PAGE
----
What about companies with more than one significant business activity? Generally speaking, they are classified in the subindustry that generates the majority of revenues and profits or which Standard & Poor’s and MSCI together agree best reflects its principal business. Companies participating in different sectors may be classified in Industrial Conglomerates or Multi-Sector Holdings. Subsidiaries that file separate financials are generally considered separate entities and classified separately.
GICS and the S&P 500
The S&P 500 aims to be representative of the industries in the U.S economy, and sector classification is one of the eight primary criteria considered. Thus, both the accuracy of GICS sectors and the assignment of companies within those sectors contribute to the overall validity of the S&P 500.
The GICS enables Standard & Poor’s to develop sector indexes and index products from a common global standard. All S&P indexes, not just the S&P 500, use the GICS structure, creating an entire family of sector-based indexes that offer a global, consistent set of benchmarks.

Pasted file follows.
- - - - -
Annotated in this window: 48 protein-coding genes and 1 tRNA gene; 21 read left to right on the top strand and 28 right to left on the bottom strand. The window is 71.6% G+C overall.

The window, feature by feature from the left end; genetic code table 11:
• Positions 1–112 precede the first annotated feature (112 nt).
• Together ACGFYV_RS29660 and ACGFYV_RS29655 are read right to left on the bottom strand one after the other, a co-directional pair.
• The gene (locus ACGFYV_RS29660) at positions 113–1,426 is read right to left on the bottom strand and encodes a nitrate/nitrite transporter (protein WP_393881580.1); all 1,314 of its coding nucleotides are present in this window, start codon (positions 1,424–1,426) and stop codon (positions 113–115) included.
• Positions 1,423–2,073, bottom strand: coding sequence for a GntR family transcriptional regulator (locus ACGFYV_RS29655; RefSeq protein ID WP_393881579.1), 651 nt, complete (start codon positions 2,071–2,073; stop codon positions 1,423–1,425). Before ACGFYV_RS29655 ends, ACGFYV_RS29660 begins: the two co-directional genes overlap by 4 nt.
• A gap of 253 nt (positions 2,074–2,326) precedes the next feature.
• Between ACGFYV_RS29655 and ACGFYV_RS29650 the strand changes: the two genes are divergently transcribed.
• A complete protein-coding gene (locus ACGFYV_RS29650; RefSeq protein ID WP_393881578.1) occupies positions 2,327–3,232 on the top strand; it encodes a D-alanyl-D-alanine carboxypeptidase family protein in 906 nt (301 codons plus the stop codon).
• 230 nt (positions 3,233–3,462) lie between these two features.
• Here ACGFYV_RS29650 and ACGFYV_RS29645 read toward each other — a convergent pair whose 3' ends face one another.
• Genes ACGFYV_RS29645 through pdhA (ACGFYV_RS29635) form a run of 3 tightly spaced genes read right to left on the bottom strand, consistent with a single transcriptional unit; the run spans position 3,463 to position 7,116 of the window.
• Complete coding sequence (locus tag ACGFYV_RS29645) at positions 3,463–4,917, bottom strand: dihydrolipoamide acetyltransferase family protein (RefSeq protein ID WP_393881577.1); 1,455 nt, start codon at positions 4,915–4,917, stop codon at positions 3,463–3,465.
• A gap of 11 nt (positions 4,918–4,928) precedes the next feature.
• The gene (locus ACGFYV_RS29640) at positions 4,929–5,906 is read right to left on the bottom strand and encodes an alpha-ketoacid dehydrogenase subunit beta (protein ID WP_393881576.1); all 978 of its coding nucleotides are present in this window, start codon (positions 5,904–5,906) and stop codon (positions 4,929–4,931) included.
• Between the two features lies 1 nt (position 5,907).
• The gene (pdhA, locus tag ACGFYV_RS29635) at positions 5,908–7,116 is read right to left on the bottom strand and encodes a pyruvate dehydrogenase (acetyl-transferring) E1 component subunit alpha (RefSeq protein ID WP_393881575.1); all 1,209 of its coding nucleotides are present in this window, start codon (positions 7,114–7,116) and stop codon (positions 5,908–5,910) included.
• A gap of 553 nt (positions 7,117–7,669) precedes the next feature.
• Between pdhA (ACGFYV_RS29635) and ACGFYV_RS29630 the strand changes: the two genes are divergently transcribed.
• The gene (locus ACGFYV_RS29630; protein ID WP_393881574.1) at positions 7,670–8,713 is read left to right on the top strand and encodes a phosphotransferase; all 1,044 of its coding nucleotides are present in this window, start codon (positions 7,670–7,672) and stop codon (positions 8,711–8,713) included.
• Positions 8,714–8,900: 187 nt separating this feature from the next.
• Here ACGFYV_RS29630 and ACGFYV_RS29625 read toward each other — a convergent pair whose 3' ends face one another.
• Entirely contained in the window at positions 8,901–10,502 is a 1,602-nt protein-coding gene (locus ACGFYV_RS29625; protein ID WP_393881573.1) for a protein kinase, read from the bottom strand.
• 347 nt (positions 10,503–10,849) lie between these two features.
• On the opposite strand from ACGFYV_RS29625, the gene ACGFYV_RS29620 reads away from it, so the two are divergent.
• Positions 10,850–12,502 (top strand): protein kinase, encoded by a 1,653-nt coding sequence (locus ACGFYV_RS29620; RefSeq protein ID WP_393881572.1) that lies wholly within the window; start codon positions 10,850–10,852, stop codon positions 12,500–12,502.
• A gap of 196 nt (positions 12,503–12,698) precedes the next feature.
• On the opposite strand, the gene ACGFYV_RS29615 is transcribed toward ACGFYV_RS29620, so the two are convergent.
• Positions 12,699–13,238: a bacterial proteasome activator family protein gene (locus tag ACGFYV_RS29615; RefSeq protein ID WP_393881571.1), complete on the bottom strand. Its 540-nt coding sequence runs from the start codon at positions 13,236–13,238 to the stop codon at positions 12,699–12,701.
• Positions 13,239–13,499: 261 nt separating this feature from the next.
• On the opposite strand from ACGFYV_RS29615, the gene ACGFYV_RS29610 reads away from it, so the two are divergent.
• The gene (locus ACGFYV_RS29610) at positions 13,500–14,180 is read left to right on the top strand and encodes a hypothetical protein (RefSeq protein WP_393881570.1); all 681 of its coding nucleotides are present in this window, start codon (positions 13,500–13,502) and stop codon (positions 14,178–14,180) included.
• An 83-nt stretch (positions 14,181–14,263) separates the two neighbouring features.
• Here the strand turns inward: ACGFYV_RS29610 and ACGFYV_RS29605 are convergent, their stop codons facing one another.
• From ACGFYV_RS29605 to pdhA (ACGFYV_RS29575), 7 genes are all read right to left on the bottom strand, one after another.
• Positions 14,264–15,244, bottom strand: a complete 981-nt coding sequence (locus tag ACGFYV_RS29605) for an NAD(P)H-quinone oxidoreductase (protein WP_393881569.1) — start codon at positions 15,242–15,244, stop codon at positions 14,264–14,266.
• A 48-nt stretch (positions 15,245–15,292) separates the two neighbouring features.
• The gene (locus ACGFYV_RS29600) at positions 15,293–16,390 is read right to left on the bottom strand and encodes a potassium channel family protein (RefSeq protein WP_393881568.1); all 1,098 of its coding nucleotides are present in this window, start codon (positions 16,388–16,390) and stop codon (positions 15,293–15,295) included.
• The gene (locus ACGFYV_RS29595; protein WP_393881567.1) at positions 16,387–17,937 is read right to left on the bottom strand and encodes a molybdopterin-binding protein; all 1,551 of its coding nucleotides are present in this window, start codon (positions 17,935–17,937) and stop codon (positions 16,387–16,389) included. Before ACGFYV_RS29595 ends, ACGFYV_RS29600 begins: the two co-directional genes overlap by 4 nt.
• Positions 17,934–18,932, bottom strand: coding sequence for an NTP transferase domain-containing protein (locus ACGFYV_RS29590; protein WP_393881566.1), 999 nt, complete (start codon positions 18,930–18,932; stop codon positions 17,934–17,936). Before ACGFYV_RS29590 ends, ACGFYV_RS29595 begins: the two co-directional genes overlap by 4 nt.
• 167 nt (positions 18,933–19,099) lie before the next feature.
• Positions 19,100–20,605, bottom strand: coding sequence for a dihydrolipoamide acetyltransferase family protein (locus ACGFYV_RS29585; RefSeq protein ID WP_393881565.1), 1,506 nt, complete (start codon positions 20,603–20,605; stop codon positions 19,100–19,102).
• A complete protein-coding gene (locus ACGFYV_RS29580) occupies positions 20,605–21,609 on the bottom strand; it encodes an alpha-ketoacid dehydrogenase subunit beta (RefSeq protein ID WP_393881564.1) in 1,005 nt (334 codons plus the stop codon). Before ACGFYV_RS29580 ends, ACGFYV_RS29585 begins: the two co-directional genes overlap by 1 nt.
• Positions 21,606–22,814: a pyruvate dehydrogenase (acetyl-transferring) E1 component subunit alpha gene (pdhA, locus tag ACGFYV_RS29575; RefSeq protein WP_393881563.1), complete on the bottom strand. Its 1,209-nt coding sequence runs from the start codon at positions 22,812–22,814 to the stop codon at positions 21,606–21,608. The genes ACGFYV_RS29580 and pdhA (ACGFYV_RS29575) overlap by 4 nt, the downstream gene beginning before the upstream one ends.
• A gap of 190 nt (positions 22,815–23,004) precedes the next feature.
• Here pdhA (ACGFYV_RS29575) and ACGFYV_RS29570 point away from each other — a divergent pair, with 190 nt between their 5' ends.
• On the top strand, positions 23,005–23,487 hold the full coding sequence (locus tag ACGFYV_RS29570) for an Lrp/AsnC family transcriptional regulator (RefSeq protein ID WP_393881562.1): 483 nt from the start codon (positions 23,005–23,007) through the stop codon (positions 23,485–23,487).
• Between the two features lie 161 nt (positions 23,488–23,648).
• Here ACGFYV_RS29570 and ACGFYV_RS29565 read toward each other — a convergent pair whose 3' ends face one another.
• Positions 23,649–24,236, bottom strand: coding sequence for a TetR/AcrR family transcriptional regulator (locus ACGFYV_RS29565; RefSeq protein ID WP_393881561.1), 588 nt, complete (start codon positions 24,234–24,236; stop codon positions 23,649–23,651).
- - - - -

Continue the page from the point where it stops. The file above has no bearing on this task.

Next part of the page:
GICS and portfolio management
The GICS methodology provides the transparency and accuracy needed for more accurate comparisons. Its four classification levels allow for specificity in indexing and thus customization and targeting in structuring a portfolio. In layman’s terms, it is now possible to compare not just apples to apples, but the same varieties of apples against each other.
This is true for both passively and actively managed portfolios. Passively managed portfolios — those whose goal is to replicate the performance of the indexes on which they are based — rely on GICS-derived indexes to be accurate representations of the global marketplace.
Actively managed portfolios, where the goal is to outperform a benchmark in some way, benefit from this transparency and accuracy as well. In addition, analysts and managers are better able to track emerging markets and identify high-potential niches. Diversification and asset allocation decisions are better informed because of the greater transparency GICS provides, both across industries and among geographical markets.